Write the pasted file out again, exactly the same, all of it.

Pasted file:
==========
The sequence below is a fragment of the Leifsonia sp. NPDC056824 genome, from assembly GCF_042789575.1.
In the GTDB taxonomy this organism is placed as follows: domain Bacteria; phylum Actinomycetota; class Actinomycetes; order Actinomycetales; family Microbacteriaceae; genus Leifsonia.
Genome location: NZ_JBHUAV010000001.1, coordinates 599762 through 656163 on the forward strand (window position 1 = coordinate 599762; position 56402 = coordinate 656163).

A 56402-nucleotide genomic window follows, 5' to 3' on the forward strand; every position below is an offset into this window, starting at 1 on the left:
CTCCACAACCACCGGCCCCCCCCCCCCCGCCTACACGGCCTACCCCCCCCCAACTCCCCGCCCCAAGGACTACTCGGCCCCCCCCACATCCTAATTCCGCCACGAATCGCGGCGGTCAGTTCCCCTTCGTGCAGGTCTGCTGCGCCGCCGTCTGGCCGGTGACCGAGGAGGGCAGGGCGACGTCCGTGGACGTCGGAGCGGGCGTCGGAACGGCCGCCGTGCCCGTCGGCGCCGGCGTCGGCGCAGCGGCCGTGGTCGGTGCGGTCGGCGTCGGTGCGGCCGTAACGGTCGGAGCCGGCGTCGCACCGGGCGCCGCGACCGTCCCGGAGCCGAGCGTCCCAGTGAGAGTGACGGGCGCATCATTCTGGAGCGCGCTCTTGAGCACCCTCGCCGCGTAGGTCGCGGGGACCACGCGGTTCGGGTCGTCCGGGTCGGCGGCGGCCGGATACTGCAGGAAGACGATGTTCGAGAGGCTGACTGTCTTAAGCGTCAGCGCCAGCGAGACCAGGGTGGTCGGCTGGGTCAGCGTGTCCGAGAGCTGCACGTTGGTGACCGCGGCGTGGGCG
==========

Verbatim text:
The sequence below is a fragment of the Leifsonia sp. NPDC056824 genome, from assembly GCF_042789575.1.
In the GTDB taxonomy this organism is placed as follows: domain Bacteria; phylum Actinomycetota; class Actinomycetes; order Actinomycetales; family Microbacteriaceae; genus Leifsonia.
Genome location: NZ_JBHUAV010000001.1, coordinates 599762 through 656163 on the forward strand (window position 1 = coordinate 599762; position 56402 = coordinate 656163).

A 56402-nucleotide genomic window follows, 5' to 3' on the forward strand; every position below is an offset into this window, starting at 1 on the left:
CTCCACAACCACCGGCCCCCCCCCCCCCGCCTACACGGCCTACCCCCCCCCAACTCCCCGCCCCAAGGACTACTCGGCCCCCCCCACATCCTAATTCCGCCACGAATCGCGGCGGTCAGTTCCCCTTCGTGCAGGTCTGCTGCGCCGCCGTCTGGCCGGTGACCGAGGAGGGCAGGGCGACGTCCGTGGACGTCGGAGCGGGCGTCGGAACGGCCGCCGTGCCCGTCGGCGCCGGCGTCGGCGCAGCGGCCGTGGTCGGTGCGGTCGGCGTCGGTGCGGCCGTAACGGTCGGAGCCGGCGTCGCACCGGGCGCCGCGACCGTCCCGGAGCCGAGCGTCCCAGTGAGAGTGACGGGCGCATCATTCTGGAGCGCGCTCTTGAGCACCCTCGCCGCGTAGGTCGCGGGGACCACGCGGTTCGGGTCGTCCGGGTCGGCGGCGGCCGGATACTGCAGGAAGACGATGTTCGAGAGGCTGACTGTCTTAAGCGTCAGCGCCAGCGAGACCAGGGTGGTCGGCTGGGTCAGCGTGTCCGAGAGCTGCACGTTGGTGACCGCGGCGTGGGCG